Economic Rebalancing

The global economy is horribly out of balance, with the United States going deeper into debt each year as a result of a huge trade gap. This blog describes the process of global economic rebalancing. If you have any comments or questions about the posts here, please don't hesitate to use the comments section.

Saturday, March 24, 2007

US Consumer Takes a Dive

It couldn't last forever. The US consumer couldn't just keep building up more and more debt on ever higher levels of spending. Eventually debt service had to overwhelm the US consumer and bring down spending. Perhaps March marks the beginning of the big reduction in US consumerism. Data from ShopperTrak shows an amazing year over year slowdown in the month of March:



On the one hand, this drop is too sharp to be believed. In all the economic data series that I've tracked, data doesn't do that. I expect there will be some sort of bounce back in the coming weeks heading into the Easter holiday. Still, the overall downtrend can't be ignored. The monthly data includes shopper traffic, which dropped off more rapidly than total sales from July through February:



The chart above fits with the premise that wealthier consumers have been spending at a high rate while people on the low end keep getting squeezed tighter to the point that they don't shop nearly as much. The Consumer Sentiment number tends to jump around a lot, but at least for now it is backing up the ShopperTrak data.

March will be a very interesting month for economic data as it will reflect the big credit tightening related to subprime lending. Most of the commentary about the subprime meltdown has talked about it like it is a disease that can spread, but I prefer to think of it as the proverbial canary in the coalmine. Subprime was just the weakest link and therefore the first to be wiped out as the great ponzi scheme begins to come crashing down.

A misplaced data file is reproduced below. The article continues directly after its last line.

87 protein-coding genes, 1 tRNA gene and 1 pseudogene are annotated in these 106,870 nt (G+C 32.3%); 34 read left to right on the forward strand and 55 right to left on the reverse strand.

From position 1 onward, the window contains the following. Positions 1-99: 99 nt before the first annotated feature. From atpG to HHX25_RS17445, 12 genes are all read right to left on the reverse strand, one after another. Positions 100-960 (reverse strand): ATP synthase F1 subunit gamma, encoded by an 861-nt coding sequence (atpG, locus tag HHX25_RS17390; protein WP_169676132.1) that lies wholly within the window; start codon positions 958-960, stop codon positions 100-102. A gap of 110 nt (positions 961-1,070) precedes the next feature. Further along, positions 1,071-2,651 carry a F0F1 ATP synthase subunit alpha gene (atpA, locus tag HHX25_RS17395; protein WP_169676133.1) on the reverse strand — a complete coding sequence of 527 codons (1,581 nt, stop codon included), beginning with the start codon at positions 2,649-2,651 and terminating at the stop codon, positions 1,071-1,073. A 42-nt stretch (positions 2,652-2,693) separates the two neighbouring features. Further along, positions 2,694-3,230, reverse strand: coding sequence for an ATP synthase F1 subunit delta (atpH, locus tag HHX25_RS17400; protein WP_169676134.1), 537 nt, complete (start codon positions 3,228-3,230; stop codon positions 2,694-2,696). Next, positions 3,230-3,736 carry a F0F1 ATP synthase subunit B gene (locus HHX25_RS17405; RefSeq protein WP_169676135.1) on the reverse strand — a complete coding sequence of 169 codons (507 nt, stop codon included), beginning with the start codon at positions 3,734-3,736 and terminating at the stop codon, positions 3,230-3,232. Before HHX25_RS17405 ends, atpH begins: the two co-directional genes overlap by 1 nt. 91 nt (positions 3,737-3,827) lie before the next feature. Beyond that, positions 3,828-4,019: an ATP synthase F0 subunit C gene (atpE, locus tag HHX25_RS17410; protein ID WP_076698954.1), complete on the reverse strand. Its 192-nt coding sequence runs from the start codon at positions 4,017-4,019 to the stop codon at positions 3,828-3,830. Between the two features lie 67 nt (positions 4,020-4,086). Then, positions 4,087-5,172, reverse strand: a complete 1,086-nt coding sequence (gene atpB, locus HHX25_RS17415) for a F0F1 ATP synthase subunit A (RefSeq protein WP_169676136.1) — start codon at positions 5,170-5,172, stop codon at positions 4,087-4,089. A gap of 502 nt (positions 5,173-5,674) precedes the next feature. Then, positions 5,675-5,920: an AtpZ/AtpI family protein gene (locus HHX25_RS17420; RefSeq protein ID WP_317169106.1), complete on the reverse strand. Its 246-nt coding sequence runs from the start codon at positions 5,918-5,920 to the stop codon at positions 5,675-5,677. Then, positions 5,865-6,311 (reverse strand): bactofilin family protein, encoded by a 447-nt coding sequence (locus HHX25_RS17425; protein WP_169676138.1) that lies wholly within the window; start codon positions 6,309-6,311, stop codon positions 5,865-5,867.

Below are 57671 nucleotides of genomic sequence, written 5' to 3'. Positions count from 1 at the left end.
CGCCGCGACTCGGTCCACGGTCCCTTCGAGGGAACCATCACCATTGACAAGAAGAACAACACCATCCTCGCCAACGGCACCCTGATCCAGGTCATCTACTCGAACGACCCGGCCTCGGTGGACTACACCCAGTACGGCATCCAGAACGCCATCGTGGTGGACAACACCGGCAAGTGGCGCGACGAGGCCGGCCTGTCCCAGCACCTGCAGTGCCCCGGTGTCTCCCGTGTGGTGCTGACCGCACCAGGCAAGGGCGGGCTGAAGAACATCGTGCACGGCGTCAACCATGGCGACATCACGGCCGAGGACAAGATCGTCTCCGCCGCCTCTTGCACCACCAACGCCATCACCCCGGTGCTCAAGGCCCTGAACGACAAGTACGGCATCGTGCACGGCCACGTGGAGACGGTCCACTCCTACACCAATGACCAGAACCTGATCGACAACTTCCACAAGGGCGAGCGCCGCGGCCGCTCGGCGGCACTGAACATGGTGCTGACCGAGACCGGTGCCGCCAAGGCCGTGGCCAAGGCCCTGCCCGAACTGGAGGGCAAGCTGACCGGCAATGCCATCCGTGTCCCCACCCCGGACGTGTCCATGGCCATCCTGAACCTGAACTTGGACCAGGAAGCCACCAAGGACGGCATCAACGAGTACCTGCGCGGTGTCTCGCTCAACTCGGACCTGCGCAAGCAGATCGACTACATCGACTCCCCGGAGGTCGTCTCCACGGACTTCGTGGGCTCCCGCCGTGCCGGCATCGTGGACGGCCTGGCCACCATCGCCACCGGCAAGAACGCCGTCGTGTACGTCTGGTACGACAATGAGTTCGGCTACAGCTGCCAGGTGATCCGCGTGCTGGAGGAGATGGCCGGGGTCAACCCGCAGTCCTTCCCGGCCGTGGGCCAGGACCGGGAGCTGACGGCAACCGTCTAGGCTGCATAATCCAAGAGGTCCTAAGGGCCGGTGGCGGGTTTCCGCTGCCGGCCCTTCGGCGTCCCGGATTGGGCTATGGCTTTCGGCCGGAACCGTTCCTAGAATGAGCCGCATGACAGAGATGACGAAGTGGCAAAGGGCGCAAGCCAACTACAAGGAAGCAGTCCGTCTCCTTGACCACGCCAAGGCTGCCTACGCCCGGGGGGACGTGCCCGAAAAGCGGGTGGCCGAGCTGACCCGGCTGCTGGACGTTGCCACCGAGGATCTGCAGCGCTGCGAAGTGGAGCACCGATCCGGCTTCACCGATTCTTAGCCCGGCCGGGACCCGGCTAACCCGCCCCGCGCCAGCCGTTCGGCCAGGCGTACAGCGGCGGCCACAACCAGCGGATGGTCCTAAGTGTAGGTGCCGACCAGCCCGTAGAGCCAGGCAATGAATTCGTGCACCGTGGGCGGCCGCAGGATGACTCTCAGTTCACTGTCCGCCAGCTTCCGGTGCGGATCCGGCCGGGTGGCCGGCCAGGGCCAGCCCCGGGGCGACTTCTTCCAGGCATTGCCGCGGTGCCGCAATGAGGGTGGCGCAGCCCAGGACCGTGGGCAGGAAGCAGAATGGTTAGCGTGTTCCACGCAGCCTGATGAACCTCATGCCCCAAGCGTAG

We've also had a big slowdown in construction spending and manufacturing, and leading indicators for February look really bad. Here's something I posted over on the MarketTraders forum:

The leading indicators report is a lot worse than the headlines suggest. Here's the data:

http://www.conference-board.org/pdf_free/economics/bci/lei0307.pdf

These indicators were all down hard
-0.33 Initial Claims
-0.17 Consumer Expectations
-0.13 Vendor Performance
-0.07 Building Permits
-0.06 Interest Rate Spread

These indicators are just guesses (imputions):
0.02 New Orders for Consumer Goods
0.17 New Orders for Capital Goods
0.05 Money Supply
Last month's New Orders imputions got revised heavily downward, thus the change from +0.1 to -0.3. These types of guesses tend to be notoriously misleading when a trend is reversing.

Leaving only Stock Prices, Money Supply and Workweek reliably non-negative.
0.00 Average Workweek
0.06 Stock Prices

Follow the link above and take a look at the chart on the last page to see that leading indicators have been very good at forecasting recessions.


Here's that chart I mention:



In my mind most of the US economy and most US citizens have already been experiencing a significant recession. Underreporting inflation has helped the government show positive growth numbers, but only the financial sector has really been growing. Based on recent data it seems likely that the slowdown for the rest of us will soon be harsh enough that even the GDP data shows enough negative growth and the recession will be obvious, even to economists.

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